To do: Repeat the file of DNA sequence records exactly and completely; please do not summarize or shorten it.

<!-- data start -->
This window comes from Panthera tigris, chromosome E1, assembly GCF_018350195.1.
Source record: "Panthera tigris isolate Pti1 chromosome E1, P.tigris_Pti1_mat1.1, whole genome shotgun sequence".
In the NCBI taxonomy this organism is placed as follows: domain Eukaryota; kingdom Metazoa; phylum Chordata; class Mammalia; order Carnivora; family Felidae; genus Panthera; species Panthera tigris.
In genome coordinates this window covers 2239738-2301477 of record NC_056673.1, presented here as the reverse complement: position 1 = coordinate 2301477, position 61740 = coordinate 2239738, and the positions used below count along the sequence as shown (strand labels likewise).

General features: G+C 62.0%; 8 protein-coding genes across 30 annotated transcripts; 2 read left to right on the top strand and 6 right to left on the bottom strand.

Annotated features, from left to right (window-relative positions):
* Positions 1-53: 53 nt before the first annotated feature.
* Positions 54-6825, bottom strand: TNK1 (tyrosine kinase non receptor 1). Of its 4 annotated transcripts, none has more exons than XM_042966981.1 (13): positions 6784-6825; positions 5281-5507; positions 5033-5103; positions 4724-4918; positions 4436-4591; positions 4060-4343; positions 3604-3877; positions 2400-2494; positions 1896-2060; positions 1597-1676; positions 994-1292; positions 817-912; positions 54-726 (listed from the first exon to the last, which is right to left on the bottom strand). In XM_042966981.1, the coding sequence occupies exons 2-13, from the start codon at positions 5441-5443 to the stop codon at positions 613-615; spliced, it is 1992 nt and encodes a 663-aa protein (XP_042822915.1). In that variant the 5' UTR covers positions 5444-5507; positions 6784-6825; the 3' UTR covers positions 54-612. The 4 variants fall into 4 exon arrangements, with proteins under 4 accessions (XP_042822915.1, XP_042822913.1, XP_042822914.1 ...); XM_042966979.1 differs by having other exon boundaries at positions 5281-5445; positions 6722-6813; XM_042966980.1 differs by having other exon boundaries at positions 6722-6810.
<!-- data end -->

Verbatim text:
This window comes from Panthera tigris, chromosome E1, assembly GCF_018350195.1.
Source record: "Panthera tigris isolate Pti1 chromosome E1, P.tigris_Pti1_mat1.1, whole genome shotgun sequence".
In the NCBI taxonomy this organism is placed as follows: domain Eukaryota; kingdom Metazoa; phylum Chordata; class Mammalia; order Carnivora; family Felidae; genus Panthera; species Panthera tigris.
In genome coordinates this window covers 2239738-2301477 of record NC_056673.1, presented here as the reverse complement: position 1 = coordinate 2301477, position 61740 = coordinate 2239738, and the positions used below count along the sequence as shown (strand labels likewise).

General features: G+C 62.0%; 8 protein-coding genes across 30 annotated transcripts; 2 read left to right on the top strand and 6 right to left on the bottom strand.

Annotated features, from left to right (window-relative positions):
* Positions 1-53: 53 nt before the first annotated feature.
* Positions 54-6825, bottom strand: TNK1 (tyrosine kinase non receptor 1). Of its 4 annotated transcripts, none has more exons than XM_042966981.1 (13): positions 6784-6825; positions 5281-5507; positions 5033-5103; positions 4724-4918; positions 4436-4591; positions 4060-4343; positions 3604-3877; positions 2400-2494; positions 1896-2060; positions 1597-1676; positions 994-1292; positions 817-912; positions 54-726 (listed from the first exon to the last, which is right to left on the bottom strand). In XM_042966981.1, the coding sequence occupies exons 2-13, from the start codon at positions 5441-5443 to the stop codon at positions 613-615; spliced, it is 1992 nt and encodes a 663-aa protein (XP_042822915.1). In that variant the 5' UTR covers positions 5444-5507; positions 6784-6825; the 3' UTR covers positions 54-612. The 4 variants fall into 4 exon arrangements, with proteins under 4 accessions (XP_042822915.1, XP_042822913.1, XP_042822914.1 ...); XM_042966979.1 differs by having other exon boundaries at positions 5281-5445; positions 6722-6813; XM_042966980.1 differs by having other exon boundaries at positions 6722-6810.